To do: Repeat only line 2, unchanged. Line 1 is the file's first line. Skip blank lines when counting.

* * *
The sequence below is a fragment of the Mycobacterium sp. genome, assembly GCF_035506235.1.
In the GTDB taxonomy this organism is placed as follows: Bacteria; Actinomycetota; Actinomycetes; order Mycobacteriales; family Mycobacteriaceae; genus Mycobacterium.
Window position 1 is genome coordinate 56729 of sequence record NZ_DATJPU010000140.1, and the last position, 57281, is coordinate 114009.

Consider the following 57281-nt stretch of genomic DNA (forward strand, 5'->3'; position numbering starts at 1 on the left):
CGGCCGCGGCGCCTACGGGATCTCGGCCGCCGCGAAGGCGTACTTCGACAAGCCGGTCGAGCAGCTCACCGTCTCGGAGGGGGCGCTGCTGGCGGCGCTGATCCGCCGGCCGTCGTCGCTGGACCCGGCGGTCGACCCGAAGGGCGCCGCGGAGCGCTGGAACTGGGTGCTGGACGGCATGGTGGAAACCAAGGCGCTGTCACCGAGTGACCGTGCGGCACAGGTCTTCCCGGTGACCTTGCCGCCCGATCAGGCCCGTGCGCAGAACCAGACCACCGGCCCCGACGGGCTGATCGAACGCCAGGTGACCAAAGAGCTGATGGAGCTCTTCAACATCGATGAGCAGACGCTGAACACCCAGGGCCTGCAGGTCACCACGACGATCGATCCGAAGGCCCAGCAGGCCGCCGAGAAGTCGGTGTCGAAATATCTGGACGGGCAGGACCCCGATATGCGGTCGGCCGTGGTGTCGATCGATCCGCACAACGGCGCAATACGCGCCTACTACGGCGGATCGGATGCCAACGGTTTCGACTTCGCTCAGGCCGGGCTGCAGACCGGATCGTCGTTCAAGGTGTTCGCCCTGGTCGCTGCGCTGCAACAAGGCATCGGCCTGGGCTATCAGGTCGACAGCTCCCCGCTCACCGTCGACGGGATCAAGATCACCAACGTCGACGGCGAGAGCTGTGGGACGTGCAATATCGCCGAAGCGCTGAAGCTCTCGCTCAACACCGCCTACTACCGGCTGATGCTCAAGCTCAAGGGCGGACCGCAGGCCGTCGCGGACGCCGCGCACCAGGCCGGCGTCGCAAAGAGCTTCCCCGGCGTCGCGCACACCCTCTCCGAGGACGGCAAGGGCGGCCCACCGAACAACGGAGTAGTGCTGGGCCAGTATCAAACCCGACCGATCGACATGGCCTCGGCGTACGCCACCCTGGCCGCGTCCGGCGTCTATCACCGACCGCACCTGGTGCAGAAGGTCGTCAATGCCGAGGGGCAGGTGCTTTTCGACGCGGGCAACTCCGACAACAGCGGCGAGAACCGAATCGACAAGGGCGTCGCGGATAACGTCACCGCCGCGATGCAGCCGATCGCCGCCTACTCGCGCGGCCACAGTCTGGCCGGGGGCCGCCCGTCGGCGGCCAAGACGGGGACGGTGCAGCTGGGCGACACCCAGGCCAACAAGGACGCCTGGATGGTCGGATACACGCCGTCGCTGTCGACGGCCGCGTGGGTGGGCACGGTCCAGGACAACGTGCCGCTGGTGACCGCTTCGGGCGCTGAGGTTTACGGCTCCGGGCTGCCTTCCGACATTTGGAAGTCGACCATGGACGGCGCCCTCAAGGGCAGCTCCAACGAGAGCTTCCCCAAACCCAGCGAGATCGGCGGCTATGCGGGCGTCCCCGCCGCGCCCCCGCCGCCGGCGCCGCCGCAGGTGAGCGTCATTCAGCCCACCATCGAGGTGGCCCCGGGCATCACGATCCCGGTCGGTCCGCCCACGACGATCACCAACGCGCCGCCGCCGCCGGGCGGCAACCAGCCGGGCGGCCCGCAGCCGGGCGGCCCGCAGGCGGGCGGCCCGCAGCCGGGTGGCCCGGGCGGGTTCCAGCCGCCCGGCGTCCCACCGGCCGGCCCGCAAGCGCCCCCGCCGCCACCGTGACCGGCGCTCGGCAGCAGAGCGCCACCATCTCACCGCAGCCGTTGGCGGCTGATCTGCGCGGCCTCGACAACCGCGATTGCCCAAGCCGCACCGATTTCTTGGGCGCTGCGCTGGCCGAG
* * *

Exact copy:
In the GTDB taxonomy this organism is placed as follows: Bacteria; Actinomycetota; Actinomycetes; order Mycobacteriales; family Mycobacteriaceae; genus Mycobacterium.